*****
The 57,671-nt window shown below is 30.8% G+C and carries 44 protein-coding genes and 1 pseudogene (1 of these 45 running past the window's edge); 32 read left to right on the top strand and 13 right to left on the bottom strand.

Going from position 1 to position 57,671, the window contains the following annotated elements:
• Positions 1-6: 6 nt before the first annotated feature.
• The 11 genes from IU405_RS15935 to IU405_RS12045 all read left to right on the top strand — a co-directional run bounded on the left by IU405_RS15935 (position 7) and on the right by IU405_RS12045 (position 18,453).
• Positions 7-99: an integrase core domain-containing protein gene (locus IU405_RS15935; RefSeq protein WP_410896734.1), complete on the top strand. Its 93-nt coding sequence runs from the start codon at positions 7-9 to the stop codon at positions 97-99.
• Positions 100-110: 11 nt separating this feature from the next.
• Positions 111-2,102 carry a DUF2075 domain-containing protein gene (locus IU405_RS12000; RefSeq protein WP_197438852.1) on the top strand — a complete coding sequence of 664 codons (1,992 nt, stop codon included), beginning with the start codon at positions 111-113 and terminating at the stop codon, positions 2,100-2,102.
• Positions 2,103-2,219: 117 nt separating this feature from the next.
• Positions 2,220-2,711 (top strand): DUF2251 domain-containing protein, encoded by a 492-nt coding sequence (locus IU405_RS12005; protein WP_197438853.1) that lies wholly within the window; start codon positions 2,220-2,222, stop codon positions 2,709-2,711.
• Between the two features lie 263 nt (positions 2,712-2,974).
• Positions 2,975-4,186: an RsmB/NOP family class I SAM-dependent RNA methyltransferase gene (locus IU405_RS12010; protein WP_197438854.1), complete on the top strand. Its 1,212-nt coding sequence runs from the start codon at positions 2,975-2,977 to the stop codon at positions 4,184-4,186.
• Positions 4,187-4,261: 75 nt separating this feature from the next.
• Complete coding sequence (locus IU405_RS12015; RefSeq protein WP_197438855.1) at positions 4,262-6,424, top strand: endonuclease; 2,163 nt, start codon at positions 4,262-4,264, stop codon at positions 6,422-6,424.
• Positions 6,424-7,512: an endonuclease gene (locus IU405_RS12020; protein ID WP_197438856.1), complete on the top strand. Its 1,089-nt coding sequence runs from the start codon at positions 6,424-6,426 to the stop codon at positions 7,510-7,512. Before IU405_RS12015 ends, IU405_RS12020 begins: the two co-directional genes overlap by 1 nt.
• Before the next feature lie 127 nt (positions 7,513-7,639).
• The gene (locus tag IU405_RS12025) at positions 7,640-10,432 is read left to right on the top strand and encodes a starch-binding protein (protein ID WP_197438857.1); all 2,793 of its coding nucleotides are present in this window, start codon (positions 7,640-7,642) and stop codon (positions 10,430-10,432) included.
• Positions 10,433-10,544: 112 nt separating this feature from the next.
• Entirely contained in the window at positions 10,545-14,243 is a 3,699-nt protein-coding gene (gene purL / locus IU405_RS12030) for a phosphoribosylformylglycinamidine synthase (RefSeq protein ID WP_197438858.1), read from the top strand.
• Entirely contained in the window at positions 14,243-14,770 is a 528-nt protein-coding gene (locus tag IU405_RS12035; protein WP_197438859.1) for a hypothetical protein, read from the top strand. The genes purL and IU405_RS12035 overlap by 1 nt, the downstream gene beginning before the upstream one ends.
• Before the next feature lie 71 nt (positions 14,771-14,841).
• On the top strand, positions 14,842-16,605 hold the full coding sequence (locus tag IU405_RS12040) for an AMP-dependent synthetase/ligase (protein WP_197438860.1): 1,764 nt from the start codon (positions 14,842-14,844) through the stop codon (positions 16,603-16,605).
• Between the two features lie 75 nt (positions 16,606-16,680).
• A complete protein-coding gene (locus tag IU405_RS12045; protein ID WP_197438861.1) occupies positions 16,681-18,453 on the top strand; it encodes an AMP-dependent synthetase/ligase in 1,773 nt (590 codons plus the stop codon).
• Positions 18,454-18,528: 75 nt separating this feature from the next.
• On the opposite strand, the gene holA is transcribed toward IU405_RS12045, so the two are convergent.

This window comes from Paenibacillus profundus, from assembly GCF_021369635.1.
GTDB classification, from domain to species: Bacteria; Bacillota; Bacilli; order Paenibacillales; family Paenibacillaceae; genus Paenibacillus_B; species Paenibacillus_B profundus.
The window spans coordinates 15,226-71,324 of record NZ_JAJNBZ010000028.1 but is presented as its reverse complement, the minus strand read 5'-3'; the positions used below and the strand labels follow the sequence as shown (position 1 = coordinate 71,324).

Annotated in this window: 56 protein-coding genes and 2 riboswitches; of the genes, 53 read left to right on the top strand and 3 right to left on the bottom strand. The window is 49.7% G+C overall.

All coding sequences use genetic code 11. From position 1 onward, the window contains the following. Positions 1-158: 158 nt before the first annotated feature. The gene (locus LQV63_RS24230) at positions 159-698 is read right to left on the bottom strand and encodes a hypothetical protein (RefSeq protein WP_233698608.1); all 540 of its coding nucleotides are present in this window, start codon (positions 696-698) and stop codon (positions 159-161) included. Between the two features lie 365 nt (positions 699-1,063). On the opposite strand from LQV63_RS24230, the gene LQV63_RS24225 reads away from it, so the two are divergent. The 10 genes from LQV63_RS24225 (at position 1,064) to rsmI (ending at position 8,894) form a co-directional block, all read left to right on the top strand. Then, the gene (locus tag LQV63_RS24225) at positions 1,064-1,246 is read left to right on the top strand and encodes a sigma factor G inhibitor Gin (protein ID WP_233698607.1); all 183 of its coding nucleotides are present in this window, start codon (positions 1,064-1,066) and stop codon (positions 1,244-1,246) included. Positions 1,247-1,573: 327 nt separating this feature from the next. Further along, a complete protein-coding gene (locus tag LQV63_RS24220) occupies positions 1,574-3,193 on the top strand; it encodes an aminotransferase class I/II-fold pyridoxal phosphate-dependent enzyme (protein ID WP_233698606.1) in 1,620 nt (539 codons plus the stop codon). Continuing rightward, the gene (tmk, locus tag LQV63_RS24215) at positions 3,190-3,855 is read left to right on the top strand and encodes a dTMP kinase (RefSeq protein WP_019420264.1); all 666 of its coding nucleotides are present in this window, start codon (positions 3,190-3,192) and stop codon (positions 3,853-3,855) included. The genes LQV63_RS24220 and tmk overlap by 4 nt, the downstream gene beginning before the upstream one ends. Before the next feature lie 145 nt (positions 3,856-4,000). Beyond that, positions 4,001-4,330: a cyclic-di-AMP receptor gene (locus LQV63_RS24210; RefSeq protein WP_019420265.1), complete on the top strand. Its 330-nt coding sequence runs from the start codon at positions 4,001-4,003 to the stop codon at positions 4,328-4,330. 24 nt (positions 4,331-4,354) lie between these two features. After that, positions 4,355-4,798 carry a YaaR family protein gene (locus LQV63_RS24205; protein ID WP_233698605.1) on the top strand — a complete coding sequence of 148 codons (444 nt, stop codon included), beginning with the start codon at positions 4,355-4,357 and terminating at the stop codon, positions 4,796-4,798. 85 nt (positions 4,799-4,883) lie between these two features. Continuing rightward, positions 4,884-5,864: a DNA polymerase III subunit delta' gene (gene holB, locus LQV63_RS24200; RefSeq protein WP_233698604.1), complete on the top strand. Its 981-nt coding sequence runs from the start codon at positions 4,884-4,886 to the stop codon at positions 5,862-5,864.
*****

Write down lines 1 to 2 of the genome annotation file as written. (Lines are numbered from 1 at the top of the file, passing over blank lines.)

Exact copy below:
The 57,671-nt window shown below is 30.8% G+C and carries 44 protein-coding genes and 1 pseudogene (1 of these 45 running past the window's edge); 32 read left to right on the top strand and 13 right to left on the bottom strand.

Going from position 1 to position 57,671, the window contains the following annotated elements: